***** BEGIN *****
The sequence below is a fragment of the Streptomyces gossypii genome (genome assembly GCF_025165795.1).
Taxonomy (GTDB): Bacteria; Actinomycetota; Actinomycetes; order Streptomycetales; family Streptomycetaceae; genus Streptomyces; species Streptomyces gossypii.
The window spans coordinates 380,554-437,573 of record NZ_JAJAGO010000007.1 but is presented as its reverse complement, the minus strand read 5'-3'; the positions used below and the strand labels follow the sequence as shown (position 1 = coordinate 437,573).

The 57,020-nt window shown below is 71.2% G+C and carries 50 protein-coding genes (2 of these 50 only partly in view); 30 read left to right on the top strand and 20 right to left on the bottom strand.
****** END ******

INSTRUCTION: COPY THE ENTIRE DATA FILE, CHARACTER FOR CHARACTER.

The sequence below is a fragment of the Streptomyces gossypii genome (genome assembly GCF_025165795.1).
Taxonomy (GTDB): Bacteria; Actinomycetota; Actinomycetes; order Streptomycetales; family Streptomycetaceae; genus Streptomyces; species Streptomyces gossypii.
The window spans coordinates 380,554-437,573 of record NZ_JAJAGO010000007.1 but is presented as its reverse complement, the minus strand read 5'-3'; the positions used below and the strand labels follow the sequence as shown (position 1 = coordinate 437,573).

The 57,020-nt window shown below is 71.2% G+C and carries 50 protein-coding genes (2 of these 50 only partly in view); 30 read left to right on the top strand and 20 right to left on the bottom strand.